Response of heavy-drinking voluntary and mandated college students to a peer-led brief motivational intervention addressing alcohol use

J Subst Abuse Treat. Nov-Dec 2014;47(5):321-8. doi: 10.1016/j.jsat.2014.06.005. Epub 2014 Jun 28.

Abstract

Little is known about the way in which mandated and heavy-drinking voluntary students comparatively respond to peer-led brief motivational interventions (BMIs) and the mediators and moderators of intervention effects. Research suggests that mandated students may be more defensive due to their involvement in treatment against their will and this defensiveness, in turn, may relate to treatment outcome. Furthermore, it is not clear how mandated and heavy-drinking voluntary students perceived satisfaction with peer-led BMIs relates to treatment outcomes. Using data from two separate randomized controlled trials, heavy drinking college students (heavy-drinking voluntary, n = 156; mandated, n = 82) completed a peer-led brief motivational intervention (BMI). Both mandated and heavy-drinking volunteer students significantly reduced drinking behaviors at 3-month follow-up, reported high levels of post-intervention session satisfaction, yet no effects for mediation or moderation were found. Findings offer continued support for using peer counselors to deliver BMIs; however, results regarding the mechanisms of change were in contrast to previous findings. Implications for treatment and future areas of research are discussed.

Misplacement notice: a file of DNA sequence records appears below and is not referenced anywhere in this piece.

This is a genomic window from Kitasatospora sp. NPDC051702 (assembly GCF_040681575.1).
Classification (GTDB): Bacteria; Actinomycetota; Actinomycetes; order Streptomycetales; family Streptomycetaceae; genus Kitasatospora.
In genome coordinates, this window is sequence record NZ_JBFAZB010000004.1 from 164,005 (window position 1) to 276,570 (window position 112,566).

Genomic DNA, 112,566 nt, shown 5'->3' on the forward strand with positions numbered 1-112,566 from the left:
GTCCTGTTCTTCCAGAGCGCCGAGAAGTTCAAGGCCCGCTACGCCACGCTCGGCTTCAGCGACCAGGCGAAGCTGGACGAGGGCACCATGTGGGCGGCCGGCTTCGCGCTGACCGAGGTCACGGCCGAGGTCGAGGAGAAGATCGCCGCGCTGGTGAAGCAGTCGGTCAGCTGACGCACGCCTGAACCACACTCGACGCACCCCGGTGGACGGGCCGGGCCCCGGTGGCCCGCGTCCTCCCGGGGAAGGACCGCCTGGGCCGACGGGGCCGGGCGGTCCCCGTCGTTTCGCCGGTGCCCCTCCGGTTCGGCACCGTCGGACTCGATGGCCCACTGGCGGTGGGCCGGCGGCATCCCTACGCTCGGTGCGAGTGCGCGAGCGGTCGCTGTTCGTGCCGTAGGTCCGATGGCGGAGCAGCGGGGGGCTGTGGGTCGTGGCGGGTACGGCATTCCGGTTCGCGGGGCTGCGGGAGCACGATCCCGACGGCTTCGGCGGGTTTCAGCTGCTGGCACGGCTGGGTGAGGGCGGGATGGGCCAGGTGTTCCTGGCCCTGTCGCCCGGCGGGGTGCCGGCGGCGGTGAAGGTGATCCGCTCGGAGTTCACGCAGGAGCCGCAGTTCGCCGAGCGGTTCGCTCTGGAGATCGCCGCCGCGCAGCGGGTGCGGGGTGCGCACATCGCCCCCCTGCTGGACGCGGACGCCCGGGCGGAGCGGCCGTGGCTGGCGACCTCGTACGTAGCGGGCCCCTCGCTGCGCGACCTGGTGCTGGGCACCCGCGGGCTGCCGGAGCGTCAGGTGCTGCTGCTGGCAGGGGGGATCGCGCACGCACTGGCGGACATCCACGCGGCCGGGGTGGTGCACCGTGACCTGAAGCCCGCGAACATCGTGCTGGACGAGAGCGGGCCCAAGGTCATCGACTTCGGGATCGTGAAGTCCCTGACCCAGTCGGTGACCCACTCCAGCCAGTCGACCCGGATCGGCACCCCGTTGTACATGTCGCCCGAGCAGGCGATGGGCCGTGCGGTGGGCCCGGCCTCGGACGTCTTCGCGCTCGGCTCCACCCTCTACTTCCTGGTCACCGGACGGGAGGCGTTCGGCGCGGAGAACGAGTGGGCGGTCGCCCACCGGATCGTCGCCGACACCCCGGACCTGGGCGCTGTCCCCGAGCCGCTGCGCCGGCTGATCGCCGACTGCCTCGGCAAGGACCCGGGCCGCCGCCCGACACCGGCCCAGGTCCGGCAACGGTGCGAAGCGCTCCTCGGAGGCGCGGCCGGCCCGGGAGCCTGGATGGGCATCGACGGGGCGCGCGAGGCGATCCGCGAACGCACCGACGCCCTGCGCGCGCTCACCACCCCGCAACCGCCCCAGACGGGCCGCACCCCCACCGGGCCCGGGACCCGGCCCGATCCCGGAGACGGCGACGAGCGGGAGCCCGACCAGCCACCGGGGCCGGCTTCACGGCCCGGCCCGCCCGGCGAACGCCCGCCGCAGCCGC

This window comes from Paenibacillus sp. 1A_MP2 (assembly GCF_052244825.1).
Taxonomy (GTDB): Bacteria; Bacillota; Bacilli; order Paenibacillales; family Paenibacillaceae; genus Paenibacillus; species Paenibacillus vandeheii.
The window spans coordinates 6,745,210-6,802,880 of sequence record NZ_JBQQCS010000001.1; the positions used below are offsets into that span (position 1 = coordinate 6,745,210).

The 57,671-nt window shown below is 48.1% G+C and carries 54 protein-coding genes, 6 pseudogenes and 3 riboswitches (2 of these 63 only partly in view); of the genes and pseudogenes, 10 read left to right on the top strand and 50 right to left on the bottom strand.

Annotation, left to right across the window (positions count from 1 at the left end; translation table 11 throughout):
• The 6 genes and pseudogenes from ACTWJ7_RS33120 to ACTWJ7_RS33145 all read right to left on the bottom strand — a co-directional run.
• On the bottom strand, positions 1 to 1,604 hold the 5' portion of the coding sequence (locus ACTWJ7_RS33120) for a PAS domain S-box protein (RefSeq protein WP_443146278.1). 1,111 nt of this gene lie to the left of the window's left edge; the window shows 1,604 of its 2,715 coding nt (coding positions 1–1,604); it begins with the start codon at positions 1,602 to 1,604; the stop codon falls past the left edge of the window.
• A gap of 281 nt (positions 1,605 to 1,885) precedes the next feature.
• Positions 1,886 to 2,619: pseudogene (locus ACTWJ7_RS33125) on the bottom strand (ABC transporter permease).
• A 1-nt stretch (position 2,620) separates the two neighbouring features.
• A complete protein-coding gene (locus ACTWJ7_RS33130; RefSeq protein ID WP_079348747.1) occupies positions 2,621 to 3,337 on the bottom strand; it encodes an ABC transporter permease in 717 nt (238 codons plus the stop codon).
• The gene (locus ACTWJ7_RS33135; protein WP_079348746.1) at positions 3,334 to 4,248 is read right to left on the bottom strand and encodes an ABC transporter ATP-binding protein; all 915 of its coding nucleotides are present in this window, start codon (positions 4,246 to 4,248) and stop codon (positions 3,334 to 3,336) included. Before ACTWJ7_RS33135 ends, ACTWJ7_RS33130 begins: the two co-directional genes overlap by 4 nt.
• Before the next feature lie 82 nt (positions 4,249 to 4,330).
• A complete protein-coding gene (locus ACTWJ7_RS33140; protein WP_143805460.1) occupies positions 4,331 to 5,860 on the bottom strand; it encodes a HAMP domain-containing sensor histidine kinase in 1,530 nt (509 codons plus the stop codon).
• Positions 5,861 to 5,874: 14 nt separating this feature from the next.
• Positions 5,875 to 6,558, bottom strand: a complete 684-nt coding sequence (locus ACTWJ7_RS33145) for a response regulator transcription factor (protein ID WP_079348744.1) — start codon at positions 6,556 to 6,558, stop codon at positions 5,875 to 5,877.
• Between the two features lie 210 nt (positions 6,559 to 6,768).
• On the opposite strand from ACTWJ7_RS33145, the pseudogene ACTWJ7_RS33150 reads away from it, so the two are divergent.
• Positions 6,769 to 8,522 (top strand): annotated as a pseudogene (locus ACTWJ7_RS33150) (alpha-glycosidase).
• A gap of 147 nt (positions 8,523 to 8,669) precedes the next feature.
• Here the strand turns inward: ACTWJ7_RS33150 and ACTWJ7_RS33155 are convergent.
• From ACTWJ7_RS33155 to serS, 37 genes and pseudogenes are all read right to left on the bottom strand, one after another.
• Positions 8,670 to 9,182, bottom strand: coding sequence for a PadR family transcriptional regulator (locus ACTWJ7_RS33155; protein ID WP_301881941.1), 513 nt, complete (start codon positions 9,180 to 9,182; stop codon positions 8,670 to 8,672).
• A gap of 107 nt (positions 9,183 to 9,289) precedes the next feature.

Keywords: Alcohol; Brief intervention; College students; Peer counselors.

Publication types

  • Randomized Controlled Trial
  • Research Support, N.I.H., Extramural

MeSH terms

  • Alcohol Drinking / psychology
  • Alcohol Drinking / therapy*
  • Counseling / methods
  • Female
  • Humans
  • Intention
  • Male
  • Mandatory Programs*
  • Motivation*
  • Patient Satisfaction
  • Peer Group*
  • Psychotherapy, Brief / methods*
  • Students
  • Treatment Outcome
  • Universities